04 May 2012

Oberlin The PhD Factory

My undergraduate alma mater, Oberlin College, ranks 18th in the nation (according to the National Science Foundation) in the number of science and engineering PhDs it produces per hundred bachelor's degrees awarded nine years earlier. It also produces PhDs in the social and behavioral sciences at a high rate. Indeed, the descriptor the "Oberlin 50" is used to describe small liberal arts colleges that produce far above average numbers of PhDs.

The top twenty colleges on the list are:

1. California Institute of Technology 35.2
2. Harvey Mudd 24.9
3. M.I.T. 16.6
4. Reed 13.8
5. Swarthmore 12.9
6. Carleton 11.7
7. University of Chicago 10.8
8. Grinnell 10.5
9. Rice 10.5
10. Princeton 10.3
11. Harvard 9.9
12. Bryn Mawr 9.7
13. Haverford 9.5
14. Pomona 9.1
15. New Mexico Institute of Mining and Technology 8.7
16. Williams 8.4
17. Yale 8.4
18. Oberlin 8.2
19. Stanford 8.1
20. John Hopkins 7.7

The average overall ranges from 1.0 to 3.0 depending on the type of high educational institution involved. Liberal arts colleges overperform in the sciences, but produce much lower percentages of engineering PhDs. Were one to make an apples to apples comparison by looking at science PhDs per graduating science major, the number for the liberal arts colleges would be even better (Oberlin's rate, for example, is diluted by the fact that a sixty of its graduates are from its music conservatory and by its lack of an engineering school).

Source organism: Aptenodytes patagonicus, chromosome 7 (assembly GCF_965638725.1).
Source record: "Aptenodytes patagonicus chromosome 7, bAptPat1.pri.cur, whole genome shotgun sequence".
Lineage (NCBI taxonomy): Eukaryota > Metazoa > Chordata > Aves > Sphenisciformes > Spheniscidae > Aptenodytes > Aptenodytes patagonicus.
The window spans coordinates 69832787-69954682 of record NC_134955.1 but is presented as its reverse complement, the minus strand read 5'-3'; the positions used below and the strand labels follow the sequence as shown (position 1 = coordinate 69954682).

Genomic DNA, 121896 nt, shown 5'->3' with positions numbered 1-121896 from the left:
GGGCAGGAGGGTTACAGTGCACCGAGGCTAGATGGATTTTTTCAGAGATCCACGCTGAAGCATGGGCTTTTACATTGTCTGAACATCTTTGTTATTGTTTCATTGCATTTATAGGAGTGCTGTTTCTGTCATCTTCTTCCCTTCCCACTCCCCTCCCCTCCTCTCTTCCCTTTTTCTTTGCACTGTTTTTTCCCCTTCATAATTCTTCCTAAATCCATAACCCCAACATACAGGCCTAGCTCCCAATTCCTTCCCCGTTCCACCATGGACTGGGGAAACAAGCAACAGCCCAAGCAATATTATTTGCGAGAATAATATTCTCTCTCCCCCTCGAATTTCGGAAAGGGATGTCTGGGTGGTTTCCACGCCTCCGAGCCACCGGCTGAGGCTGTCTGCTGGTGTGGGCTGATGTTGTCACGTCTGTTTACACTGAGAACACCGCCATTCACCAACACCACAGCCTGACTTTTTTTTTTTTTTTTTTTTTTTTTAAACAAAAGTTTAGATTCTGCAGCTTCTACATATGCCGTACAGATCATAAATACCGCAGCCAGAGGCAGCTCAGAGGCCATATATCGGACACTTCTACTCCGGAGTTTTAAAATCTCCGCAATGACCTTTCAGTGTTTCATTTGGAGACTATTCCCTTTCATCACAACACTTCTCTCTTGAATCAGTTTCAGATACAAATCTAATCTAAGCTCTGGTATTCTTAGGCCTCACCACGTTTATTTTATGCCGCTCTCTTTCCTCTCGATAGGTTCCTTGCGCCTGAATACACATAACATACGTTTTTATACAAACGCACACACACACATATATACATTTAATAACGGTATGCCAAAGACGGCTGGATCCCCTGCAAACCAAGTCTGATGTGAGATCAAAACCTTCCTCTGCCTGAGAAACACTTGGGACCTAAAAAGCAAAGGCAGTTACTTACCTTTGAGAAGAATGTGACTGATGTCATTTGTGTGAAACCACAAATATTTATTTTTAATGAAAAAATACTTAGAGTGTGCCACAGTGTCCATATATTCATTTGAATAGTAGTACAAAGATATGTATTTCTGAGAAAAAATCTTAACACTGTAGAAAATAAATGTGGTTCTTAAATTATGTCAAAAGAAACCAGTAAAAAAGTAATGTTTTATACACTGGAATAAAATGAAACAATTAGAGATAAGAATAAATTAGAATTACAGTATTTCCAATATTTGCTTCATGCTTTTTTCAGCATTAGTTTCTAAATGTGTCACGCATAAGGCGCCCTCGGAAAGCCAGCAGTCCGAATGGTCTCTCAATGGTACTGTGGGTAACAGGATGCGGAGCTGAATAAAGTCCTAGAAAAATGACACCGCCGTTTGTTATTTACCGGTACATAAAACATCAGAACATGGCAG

Then again, perhaps one reasons that liberal arts colleges produce so many PhDs is that an undergraduate liberal arts degree by itself doesn't have much economic value even though it is an asset when one applies to a graduate school.  More general interest and less traditional institutions have their numbers diluted by large proportions of their undergraduates who are chasing degress in fields like business and education and nursing that can be immediately translated into employment without going on to earn a PhD.

Combine selective admissions and few other options and one is going to see lots of your graduates go onto PhDs.

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